From ANSA news agency in Italy:
Abu Ghraib works part of broader show on Columbian artist
The series, made up of around 40 works, is part of a broader exhibition at the city’s Palazzo Reale devoted to the Columbian, who is Latin America’s most famous living artist.
In total 150 works created over the last 10 years and selected by the artist himself will be on display until September 16.
Botero, 75, rose to artistic fame thanks to his distinctive sculptures and brightly-coloured paintings of smooth, rotund people and animals.
This style made him one of the world’s most commercially successful artists and his ‘fat people’ can be seen in countless museum collections around the world.
For most of his career, Botero steered clear of making political statements with his art.
Then at the end of the 1990s he took an abrupt change of course and started to represent the kidnappings, shootouts, massacres and misery drug wars cause in his native Colombia. Outrage at the sexual abuse, humiliation and torture captured on photos from Abu Ghraib that emerged in 2004 convinced Botero to continue down this darker path.
The subjects of the Abu Ghraib works retain Botero’s trademark roundness. Usually this gives his work a sense of balance and tranquillity, but here the puffiness of the naked flesh serves to highlight the victims’ vulnerability.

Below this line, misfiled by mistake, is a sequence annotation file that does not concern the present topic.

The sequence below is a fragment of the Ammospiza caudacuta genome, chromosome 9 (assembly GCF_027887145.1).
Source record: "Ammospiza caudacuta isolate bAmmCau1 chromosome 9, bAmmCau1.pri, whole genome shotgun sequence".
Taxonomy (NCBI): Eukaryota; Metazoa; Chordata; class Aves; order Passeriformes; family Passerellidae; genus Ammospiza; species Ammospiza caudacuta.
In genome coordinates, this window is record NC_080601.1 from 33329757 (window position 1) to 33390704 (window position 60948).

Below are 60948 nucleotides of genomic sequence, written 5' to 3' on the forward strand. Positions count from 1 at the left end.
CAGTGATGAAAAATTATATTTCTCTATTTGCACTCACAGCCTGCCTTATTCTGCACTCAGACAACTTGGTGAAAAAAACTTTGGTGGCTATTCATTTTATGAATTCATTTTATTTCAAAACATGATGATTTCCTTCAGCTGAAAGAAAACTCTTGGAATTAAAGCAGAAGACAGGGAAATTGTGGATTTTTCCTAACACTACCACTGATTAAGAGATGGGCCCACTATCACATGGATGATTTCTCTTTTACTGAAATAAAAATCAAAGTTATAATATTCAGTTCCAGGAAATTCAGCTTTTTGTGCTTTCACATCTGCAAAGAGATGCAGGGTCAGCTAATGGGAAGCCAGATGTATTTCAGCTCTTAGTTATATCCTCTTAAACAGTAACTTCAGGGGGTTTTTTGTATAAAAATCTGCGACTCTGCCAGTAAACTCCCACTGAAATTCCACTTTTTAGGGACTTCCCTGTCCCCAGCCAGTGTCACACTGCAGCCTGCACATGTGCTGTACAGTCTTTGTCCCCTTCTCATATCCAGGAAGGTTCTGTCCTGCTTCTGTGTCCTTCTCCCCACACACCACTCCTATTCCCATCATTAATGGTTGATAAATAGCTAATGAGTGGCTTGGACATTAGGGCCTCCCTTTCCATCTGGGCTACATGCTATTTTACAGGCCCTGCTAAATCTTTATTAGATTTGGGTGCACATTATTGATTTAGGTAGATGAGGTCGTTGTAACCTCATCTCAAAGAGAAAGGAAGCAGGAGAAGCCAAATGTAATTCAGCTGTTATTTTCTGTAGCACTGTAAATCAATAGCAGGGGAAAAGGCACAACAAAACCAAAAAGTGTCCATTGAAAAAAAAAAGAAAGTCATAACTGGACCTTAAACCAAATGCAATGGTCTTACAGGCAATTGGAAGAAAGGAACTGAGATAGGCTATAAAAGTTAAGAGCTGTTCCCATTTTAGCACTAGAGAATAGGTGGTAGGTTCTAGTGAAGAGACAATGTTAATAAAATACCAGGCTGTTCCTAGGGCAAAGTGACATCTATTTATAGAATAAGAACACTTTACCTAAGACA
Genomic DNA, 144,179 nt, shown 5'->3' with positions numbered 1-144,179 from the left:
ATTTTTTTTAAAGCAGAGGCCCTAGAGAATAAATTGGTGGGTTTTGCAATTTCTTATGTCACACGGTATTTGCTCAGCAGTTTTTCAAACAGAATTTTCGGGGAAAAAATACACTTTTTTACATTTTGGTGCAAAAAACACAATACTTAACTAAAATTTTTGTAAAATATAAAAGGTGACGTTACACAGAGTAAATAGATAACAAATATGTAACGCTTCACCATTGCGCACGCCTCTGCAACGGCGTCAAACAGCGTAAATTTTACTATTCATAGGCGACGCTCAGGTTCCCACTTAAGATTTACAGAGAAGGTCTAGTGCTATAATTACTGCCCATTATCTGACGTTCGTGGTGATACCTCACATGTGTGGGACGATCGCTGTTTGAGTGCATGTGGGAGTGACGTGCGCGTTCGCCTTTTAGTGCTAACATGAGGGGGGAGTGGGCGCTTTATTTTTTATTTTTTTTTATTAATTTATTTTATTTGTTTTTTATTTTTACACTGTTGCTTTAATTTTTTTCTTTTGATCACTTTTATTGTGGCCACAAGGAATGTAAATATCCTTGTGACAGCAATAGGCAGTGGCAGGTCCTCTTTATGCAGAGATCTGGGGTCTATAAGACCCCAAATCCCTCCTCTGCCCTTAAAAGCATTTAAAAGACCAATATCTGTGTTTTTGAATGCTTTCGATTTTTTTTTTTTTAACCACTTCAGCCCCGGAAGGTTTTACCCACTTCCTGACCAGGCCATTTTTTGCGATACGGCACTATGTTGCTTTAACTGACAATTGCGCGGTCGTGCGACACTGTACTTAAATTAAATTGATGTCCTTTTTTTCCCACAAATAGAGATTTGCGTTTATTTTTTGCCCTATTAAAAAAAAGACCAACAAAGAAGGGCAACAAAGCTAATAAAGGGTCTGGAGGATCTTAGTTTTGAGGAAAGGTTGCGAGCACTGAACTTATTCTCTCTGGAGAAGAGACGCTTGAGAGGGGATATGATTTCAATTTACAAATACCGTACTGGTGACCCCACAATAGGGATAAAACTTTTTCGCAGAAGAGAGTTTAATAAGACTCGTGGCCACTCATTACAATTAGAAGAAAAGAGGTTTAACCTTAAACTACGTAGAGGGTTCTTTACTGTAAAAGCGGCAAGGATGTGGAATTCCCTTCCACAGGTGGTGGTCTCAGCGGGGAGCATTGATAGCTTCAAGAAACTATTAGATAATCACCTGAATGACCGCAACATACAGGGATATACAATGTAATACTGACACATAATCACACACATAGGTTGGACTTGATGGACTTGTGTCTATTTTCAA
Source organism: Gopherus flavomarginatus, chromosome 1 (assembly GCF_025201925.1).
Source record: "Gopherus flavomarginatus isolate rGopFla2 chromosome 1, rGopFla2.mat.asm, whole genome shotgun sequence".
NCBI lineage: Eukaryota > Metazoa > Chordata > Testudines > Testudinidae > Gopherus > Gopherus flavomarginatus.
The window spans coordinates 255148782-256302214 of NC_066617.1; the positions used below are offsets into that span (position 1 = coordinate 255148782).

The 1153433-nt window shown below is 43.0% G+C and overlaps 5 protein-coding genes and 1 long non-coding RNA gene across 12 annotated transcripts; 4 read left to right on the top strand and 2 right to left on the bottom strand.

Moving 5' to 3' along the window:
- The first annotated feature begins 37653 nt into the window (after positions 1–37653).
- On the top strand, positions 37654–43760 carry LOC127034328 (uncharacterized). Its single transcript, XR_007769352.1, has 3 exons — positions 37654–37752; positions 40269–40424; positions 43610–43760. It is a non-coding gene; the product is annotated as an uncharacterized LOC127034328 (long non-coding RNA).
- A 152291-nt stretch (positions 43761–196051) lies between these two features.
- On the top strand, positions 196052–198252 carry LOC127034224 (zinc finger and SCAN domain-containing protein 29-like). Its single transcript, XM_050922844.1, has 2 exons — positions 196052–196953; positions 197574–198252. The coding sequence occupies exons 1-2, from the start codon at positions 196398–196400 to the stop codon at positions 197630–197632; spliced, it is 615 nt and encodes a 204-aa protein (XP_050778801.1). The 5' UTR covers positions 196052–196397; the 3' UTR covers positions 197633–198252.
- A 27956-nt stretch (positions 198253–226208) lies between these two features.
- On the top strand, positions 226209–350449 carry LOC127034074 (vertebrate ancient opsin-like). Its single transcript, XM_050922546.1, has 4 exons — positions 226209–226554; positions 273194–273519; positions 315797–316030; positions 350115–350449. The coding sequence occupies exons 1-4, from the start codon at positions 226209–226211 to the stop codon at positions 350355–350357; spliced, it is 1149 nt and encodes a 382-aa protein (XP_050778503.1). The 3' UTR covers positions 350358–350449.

One of the works shows tied-up, hooded prisoners stacked in a human pyramid, while another portrays an American soldier swinging a blood-stained club at the head of a helpless man.
A drawing of a blindfolded man screaming as a guard dog snarls in his face is particularly distressing.
The lighter side of the artist can be seen in a selection of 15 oil paintings and 25 drawings dedicated to the world of the circus.
Botero is a big fan of Mexican circus and manages to capture its charm, characters and colours with skill and humour. The final section is made up of a mix of 70 recent works.
These include ‘traditional’ Botero paintings of everyday subjects and situations, like fat ladies gobbling up food, couples dancing the tango and naked lovers embracing in hotel rooms.
This part of the show also features some of the above-mentioned representations of strife in Colombia, such as his depiction of the death of drug lord Pablo Escobar.